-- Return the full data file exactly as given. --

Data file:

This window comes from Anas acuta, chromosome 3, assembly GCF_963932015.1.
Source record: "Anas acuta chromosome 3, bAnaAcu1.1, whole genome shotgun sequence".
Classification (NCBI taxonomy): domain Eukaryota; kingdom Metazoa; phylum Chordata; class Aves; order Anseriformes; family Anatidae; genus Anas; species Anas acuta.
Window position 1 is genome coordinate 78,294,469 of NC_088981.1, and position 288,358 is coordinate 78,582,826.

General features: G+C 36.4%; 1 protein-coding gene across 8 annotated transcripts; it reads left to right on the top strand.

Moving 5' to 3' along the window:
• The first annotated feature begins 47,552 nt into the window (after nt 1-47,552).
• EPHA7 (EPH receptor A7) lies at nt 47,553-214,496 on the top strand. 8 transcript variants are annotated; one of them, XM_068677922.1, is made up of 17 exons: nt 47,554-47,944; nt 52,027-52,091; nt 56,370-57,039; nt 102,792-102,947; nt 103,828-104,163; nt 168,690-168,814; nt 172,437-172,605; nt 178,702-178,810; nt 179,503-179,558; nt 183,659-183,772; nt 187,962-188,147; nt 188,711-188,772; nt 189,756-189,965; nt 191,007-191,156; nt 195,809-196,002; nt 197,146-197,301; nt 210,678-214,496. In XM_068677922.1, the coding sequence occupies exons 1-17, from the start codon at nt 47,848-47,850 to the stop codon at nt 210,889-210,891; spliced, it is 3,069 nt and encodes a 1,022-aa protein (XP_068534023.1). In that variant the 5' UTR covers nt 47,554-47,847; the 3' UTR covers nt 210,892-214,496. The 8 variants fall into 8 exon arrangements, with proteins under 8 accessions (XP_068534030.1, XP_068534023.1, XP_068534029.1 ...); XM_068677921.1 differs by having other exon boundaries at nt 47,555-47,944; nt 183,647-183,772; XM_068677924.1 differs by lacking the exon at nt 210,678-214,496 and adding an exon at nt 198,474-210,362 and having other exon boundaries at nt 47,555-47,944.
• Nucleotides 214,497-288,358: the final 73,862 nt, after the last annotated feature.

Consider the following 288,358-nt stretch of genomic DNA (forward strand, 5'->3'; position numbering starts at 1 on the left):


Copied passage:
This window comes from Anas acuta, chromosome 3, assembly GCF_963932015.1.
Source record: "Anas acuta chromosome 3, bAnaAcu1.1, whole genome shotgun sequence".
Classification (NCBI taxonomy): domain Eukaryota; kingdom Metazoa; phylum Chordata; class Aves; order Anseriformes; family Anatidae; genus Anas; species Anas acuta.
Window position 1 is genome coordinate 78,294,469 of NC_088981.1, and position 288,358 is coordinate 78,582,826.

General features: G+C 36.4%; 1 protein-coding gene across 8 annotated transcripts; it reads left to right on the top strand.

Moving 5' to 3' along the window:
• The first annotated feature begins 47,552 nt into the window (after nt 1-47,552).
• EPHA7 (EPH receptor A7) lies at nt 47,553-214,496 on the top strand. 8 transcript variants are annotated; one of them, XM_068677922.1, is made up of 17 exons: nt 47,554-47,944; nt 52,027-52,091; nt 56,370-57,039; nt 102,792-102,947; nt 103,828-104,163; nt 168,690-168,814; nt 172,437-172,605; nt 178,702-178,810; nt 179,503-179,558; nt 183,659-183,772; nt 187,962-188,147; nt 188,711-188,772; nt 189,756-189,965; nt 191,007-191,156; nt 195,809-196,002; nt 197,146-197,301; nt 210,678-214,496. In XM_068677922.1, the coding sequence occupies exons 1-17, from the start codon at nt 47,848-47,850 to the stop codon at nt 210,889-210,891; spliced, it is 3,069 nt and encodes a 1,022-aa protein (XP_068534023.1). In that variant the 5' UTR covers nt 47,554-47,847; the 3' UTR covers nt 210,892-214,496. The 8 variants fall into 8 exon arrangements, with proteins under 8 accessions (XP_068534030.1, XP_068534023.1, XP_068534029.1 ...); XM_068677921.1 differs by having other exon boundaries at nt 47,555-47,944; nt 183,647-183,772; XM_068677924.1 differs by lacking the exon at nt 210,678-214,496 and adding an exon at nt 198,474-210,362 and having other exon boundaries at nt 47,555-47,944.
• Nucleotides 214,497-288,358: the final 73,862 nt, after the last annotated feature.

Consider the following 288,358-nt stretch of genomic DNA (forward strand, 5'->3'; position numbering starts at 1 on the left):